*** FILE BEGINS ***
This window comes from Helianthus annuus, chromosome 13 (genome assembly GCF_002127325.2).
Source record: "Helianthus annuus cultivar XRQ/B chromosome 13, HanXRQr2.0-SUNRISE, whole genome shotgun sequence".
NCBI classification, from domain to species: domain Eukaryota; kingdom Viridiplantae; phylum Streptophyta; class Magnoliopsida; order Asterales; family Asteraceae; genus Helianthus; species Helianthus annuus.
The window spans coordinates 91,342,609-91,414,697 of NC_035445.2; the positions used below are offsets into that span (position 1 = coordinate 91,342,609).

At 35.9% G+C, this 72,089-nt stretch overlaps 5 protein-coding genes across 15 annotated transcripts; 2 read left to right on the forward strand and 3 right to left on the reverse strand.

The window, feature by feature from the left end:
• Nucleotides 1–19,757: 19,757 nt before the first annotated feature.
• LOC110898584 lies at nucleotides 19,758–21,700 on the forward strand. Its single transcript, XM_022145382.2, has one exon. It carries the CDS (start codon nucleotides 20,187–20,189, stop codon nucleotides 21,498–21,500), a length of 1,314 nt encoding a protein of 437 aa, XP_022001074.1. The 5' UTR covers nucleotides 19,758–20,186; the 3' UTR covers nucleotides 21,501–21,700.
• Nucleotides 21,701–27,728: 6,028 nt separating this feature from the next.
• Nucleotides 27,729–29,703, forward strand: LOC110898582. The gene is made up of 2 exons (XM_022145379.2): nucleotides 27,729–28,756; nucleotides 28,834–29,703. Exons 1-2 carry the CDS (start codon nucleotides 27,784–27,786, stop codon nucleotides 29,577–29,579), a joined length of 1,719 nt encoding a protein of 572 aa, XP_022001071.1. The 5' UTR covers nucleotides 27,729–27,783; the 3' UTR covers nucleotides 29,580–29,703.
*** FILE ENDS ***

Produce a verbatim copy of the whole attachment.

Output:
This window comes from Helianthus annuus, chromosome 13 (genome assembly GCF_002127325.2).
Source record: "Helianthus annuus cultivar XRQ/B chromosome 13, HanXRQr2.0-SUNRISE, whole genome shotgun sequence".
NCBI classification, from domain to species: domain Eukaryota; kingdom Viridiplantae; phylum Streptophyta; class Magnoliopsida; order Asterales; family Asteraceae; genus Helianthus; species Helianthus annuus.
The window spans coordinates 91,342,609-91,414,697 of NC_035445.2; the positions used below are offsets into that span (position 1 = coordinate 91,342,609).

At 35.9% G+C, this 72,089-nt stretch overlaps 5 protein-coding genes across 15 annotated transcripts; 2 read left to right on the forward strand and 3 right to left on the reverse strand.

The window, feature by feature from the left end:
• Nucleotides 1–19,757: 19,757 nt before the first annotated feature.
• LOC110898584 lies at nucleotides 19,758–21,700 on the forward strand. Its single transcript, XM_022145382.2, has one exon. It carries the CDS (start codon nucleotides 20,187–20,189, stop codon nucleotides 21,498–21,500), a length of 1,314 nt encoding a protein of 437 aa, XP_022001074.1. The 5' UTR covers nucleotides 19,758–20,186; the 3' UTR covers nucleotides 21,501–21,700.
• Nucleotides 21,701–27,728: 6,028 nt separating this feature from the next.
• Nucleotides 27,729–29,703, forward strand: LOC110898582. The gene is made up of 2 exons (XM_022145379.2): nucleotides 27,729–28,756; nucleotides 28,834–29,703. Exons 1-2 carry the CDS (start codon nucleotides 27,784–27,786, stop codon nucleotides 29,577–29,579), a joined length of 1,719 nt encoding a protein of 572 aa, XP_022001071.1. The 5' UTR covers nucleotides 27,729–27,783; the 3' UTR covers nucleotides 29,580–29,703.